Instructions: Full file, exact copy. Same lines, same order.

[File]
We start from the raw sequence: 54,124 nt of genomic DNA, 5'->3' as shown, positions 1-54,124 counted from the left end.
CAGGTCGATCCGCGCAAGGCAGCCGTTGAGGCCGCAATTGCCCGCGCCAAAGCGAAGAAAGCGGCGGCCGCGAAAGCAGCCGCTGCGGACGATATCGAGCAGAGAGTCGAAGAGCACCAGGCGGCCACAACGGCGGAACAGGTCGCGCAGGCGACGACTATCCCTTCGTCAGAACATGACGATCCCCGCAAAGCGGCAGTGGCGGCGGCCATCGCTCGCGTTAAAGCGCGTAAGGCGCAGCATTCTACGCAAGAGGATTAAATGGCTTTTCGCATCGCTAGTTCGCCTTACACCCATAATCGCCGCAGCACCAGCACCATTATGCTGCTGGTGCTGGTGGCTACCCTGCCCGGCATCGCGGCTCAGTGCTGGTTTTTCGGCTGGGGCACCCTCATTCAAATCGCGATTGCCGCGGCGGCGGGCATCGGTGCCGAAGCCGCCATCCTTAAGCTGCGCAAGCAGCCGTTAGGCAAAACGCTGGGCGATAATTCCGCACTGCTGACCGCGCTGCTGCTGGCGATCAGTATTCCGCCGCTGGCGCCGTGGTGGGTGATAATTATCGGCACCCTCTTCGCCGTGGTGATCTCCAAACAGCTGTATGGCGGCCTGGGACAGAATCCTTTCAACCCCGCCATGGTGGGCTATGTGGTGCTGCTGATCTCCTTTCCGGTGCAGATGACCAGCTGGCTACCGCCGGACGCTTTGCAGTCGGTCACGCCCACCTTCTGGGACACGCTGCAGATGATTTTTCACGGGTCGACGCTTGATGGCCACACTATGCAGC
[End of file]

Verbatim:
We start from the raw sequence: 54,124 nt of genomic DNA, 5'->3' as shown, positions 1-54,124 counted from the left end.
CAGGTCGATCCGCGCAAGGCAGCCGTTGAGGCCGCAATTGCCCGCGCCAAAGCGAAGAAAGCGGCGGCCGCGAAAGCAGCCGCTGCGGACGATATCGAGCAGAGAGTCGAAGAGCACCAGGCGGCCACAACGGCGGAACAGGTCGCGCAGGCGACGACTATCCCTTCGTCAGAACATGACGATCCCCGCAAAGCGGCAGTGGCGGCGGCCATCGCTCGCGTTAAAGCGCGTAAGGCGCAGCATTCTACGCAAGAGGATTAAATGGCTTTTCGCATCGCTAGTTCGCCTTACACCCATAATCGCCGCAGCACCAGCACCATTATGCTGCTGGTGCTGGTGGCTACCCTGCCCGGCATCGCGGCTCAGTGCTGGTTTTTCGGCTGGGGCACCCTCATTCAAATCGCGATTGCCGCGGCGGCGGGCATCGGTGCCGAAGCCGCCATCCTTAAGCTGCGCAAGCAGCCGTTAGGCAAAACGCTGGGCGATAATTCCGCACTGCTGACCGCGCTGCTGCTGGCGATCAGTATTCCGCCGCTGGCGCCGTGGTGGGTGATAATTATCGGCACCCTCTTCGCCGTGGTGATCTCCAAACAGCTGTATGGCGGCCTGGGACAGAATCCTTTCAACCCCGCCATGGTGGGCTATGTGGTGCTGCTGATCTCCTTTCCGGTGCAGATGACCAGCTGGCTACCGCCGGACGCTTTGCAGTCGGTCACGCCCACCTTCTGGGACACGCTGCAGATGATTTTTCACGGGTCGACGCTTGATGGCCACACTATGCAGC